Hospital executives await bids.
The North Bay Regional Health Centre is in the final stages of tendering on the longawaited construction-maintenance project that will serve a good portion of northeastern Ontario residents.
Hospital spokesperson Pat Stephens couldn't pick a date when shovels might be in the ground until the bid packages arrive in mid-September from three pre-selected private consortia and their bids can be evaluated before final provincial approvals are given.
Due to the complexity of the 30-year construction and maintenance contract under new provincial guidelines, bidders were given a month-long extension to submit tenders.
Earlier this year, North Bay Mayor Vic Fedeli was assured by Nipissing MPP Monique Smith that the groundbreaking for the health centre would take place this year.
"It might be December, but we should be in the ground," says Stephens.
Long term, no date has been established for a ribbon cutting either but "We know it's a 30 to 36-month project and will take us six months to commission the building."
Five consortia answered the hospital's Request for Qualifications in September 2005 with three being shortlisted and invited to submit a bid in June during the Request for Proposals stage.
Among the bidders are Health Infrastructure Partners, a project grouping that includes construction heavyweights Ellis Don Corporation, Carillion Canada Inc. and CIT Financial.
Also coming forward were Plentary Health featuring the Plenary Group, Deutsche Bank AG and PCL Constructors Canada along with SNC Lavalin which includes their engineering, construction, investment and operations management groups.
The hospital will be paid for under the province's new Alternative Financing and Procurement (AFP) model that brings in private consortia to ensure big-ticket mega projects are completed on time and on budget. Sault Ste. Marie's new hospital is being built under the same formula.
Previously, the project was thought to cost in the $200 million to $250 million price range. But Stephens says it's not known what the health centre price tag will be until the bids arrive. "It includes not just construction costs but maintenance of the facility over a 30 year period.
"It's really very different from the way we were doing it at the beginning," which involved a drastic change in the project's planning when the AFP process was suddenly introduced by the Ministry of Public Infrastructure Renewal last year.
"It's been a real roller coaster," says Stephens. "That's what makes our project different from other AFP's because we already had our designs done when the province decided to go this route. The construction companies will have to deal with something they didn't design. I think in the future, we'll see (companies) do the design, build and maintenance altogether."
Roger Marleau, chairman of the joint executive committee, responsible for the hospital project understands the community's frustration over delays in construction. But he says the AFP's building and financing rules are trailblazing and painstaking processes.
"What we're doing in setting these project agreements is we're setting the bar for all other projects to come," says Marleau. "Everybody is anxious to get things going and I don't blame them, we've been waiting a long time for this hospital to happen."
"Our main theme has always been let's do the planning right, instead of paying for it down the road. We want to make sure we've covered all the angles. The delay we're looking at now will make every other project that much better and quicker."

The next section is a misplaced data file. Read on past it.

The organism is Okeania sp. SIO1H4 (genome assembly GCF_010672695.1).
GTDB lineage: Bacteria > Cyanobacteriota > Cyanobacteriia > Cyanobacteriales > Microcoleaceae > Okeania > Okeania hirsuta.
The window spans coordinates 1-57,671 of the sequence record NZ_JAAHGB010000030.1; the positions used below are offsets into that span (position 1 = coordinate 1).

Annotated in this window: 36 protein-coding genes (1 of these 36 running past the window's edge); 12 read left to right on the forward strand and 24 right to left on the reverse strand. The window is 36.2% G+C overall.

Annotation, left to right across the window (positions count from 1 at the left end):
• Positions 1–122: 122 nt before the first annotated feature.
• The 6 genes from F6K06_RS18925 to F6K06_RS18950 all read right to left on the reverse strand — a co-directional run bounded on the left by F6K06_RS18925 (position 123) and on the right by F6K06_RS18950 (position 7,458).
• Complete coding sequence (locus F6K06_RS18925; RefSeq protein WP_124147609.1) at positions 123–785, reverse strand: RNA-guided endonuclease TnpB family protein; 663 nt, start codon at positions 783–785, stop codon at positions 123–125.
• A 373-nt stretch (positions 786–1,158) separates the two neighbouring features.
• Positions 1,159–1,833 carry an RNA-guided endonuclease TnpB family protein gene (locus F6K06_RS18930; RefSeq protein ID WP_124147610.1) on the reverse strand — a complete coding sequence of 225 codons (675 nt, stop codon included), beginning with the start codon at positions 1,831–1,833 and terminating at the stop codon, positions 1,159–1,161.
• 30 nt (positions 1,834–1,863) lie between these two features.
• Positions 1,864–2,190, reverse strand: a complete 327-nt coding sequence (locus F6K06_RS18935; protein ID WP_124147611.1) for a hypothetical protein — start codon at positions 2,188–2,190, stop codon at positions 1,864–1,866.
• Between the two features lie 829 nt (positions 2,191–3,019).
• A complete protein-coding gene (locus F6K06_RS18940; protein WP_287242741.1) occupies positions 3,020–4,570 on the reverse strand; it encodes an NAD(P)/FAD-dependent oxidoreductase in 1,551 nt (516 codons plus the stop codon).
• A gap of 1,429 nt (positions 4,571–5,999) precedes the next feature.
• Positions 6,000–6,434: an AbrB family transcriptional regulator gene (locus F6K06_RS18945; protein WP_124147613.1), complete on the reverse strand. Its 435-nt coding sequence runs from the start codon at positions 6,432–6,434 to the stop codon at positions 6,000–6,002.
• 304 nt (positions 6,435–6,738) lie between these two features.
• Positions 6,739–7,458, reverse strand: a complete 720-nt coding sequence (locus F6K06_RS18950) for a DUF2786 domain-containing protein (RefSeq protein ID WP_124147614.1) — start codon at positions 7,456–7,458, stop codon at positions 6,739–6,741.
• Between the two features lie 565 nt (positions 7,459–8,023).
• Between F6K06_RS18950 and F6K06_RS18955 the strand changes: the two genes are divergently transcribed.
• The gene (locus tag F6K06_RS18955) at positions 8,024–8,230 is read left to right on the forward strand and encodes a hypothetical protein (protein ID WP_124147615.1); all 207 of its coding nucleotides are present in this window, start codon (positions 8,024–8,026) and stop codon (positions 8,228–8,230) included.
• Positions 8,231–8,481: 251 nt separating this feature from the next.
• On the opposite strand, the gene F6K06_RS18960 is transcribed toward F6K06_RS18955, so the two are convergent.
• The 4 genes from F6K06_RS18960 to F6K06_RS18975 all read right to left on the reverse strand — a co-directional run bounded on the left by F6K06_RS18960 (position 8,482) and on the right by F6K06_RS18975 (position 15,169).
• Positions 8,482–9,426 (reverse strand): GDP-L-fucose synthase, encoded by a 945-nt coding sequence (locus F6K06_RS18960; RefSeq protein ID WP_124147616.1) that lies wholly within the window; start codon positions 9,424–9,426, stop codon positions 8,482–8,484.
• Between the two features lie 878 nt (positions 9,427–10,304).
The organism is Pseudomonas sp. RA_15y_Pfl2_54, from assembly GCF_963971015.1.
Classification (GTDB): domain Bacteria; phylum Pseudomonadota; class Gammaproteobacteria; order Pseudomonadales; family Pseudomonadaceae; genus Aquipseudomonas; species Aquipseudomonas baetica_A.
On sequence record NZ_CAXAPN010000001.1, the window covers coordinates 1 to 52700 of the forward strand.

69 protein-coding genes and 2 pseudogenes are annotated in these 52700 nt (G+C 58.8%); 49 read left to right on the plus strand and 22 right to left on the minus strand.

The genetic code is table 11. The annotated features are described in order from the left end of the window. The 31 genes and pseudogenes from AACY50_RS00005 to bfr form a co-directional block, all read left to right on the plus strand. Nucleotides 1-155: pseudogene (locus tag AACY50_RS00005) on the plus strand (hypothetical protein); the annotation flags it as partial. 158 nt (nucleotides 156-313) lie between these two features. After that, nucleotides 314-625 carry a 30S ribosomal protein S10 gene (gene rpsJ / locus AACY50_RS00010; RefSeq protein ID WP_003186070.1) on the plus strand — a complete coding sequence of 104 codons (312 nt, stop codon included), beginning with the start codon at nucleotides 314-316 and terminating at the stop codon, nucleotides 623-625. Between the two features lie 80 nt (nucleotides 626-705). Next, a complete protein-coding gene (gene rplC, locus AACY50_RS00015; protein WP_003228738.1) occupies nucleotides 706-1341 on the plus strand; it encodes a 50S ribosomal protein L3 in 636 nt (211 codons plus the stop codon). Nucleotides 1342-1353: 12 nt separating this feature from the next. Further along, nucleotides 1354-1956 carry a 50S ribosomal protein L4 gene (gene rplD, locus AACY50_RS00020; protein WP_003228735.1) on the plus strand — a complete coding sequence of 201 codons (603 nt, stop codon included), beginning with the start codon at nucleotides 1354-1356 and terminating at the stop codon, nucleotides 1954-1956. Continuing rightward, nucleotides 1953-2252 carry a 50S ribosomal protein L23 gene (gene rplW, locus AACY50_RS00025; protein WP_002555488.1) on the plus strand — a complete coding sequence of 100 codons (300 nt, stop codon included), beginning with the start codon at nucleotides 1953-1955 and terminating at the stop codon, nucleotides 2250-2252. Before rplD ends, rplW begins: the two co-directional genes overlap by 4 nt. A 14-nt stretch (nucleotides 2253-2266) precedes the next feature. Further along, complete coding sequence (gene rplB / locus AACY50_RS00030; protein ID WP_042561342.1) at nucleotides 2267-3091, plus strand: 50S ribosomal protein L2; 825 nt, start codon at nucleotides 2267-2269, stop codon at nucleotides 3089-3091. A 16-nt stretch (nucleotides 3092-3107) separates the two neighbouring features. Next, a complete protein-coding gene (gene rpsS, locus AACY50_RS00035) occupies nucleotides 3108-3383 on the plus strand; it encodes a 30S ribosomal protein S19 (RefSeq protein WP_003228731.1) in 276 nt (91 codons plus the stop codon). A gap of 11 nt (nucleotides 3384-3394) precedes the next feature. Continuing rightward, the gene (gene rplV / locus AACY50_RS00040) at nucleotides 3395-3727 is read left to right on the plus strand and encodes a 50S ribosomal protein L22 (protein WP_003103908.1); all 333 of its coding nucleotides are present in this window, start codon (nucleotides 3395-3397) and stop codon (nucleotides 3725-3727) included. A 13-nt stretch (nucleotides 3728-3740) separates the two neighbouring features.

The 720,000-square-foot complex will combine two groups, the 275-bed North Bay General Hospital and the 113-bed Northeast Mental Health Centre. They will be situated side by side on one campus at a prepared green-field site alongside Highway 17.
A PriceWaterhouseCoopers economic impact study in 2000 concluded the hospital project would deliver post-construction benefits of $17.9 million to $23.9 million to the North Bay area, and about 1,500 people would be employed full-time.
The design firm, Critchley Delean Trussier Evans Bertrand Architects, have created a village concept using the natural escarpment of the 80-acre property with lodges and large curving streets. The hospital will also feature leading-edge medical procedures including minimal access surgery, also known as laparoscopic surgery, and will be a national site for telerobotic surgery.
Links with the Northern Ontario School of Medicine were initiated this past spring and the hospital will be further collaborating with their neighbours, Nipissing University and Canadore College, by pulling graduates from their nursing and respiratory therapy programs.
An auditorium and classrooms were designed for the facility to accommodate medical students and technicians.
Stephens says all the site preparation has been done to receive contractors. Municipal water and sewer infrastructure have not yet been extended in the property but Stephens says they won't be needed during the first year of construction. The city has to do some access development along Gormanville Road that will bring piping into the site.
By IAN ROSS
Northern Ontario Business
NORTH BAY TOP TEN PRIVATE SECTOR EMPLOYERS Company # of Empl. Telespectrum Inc. 650 Teletech Canada 569 PGI Fabrene Inc. 322 ProNorth Transportation 280 Brinkman & Associates Reforestation Ltd. 250 Wal-Mart Canada 234 Donald F. Miller Food Services 200 Tembec Forest Products Inc. 197 A & P Food Stores Ltd. 197 Boart Longyear Inc. 188 Source: City of North Bay as of July 2006
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|Title Annotation:||SPECIAL REPORT: NORTH BAY|
|Publication:||Northern Ontario Business|
|Date:||Sep 1, 2006|
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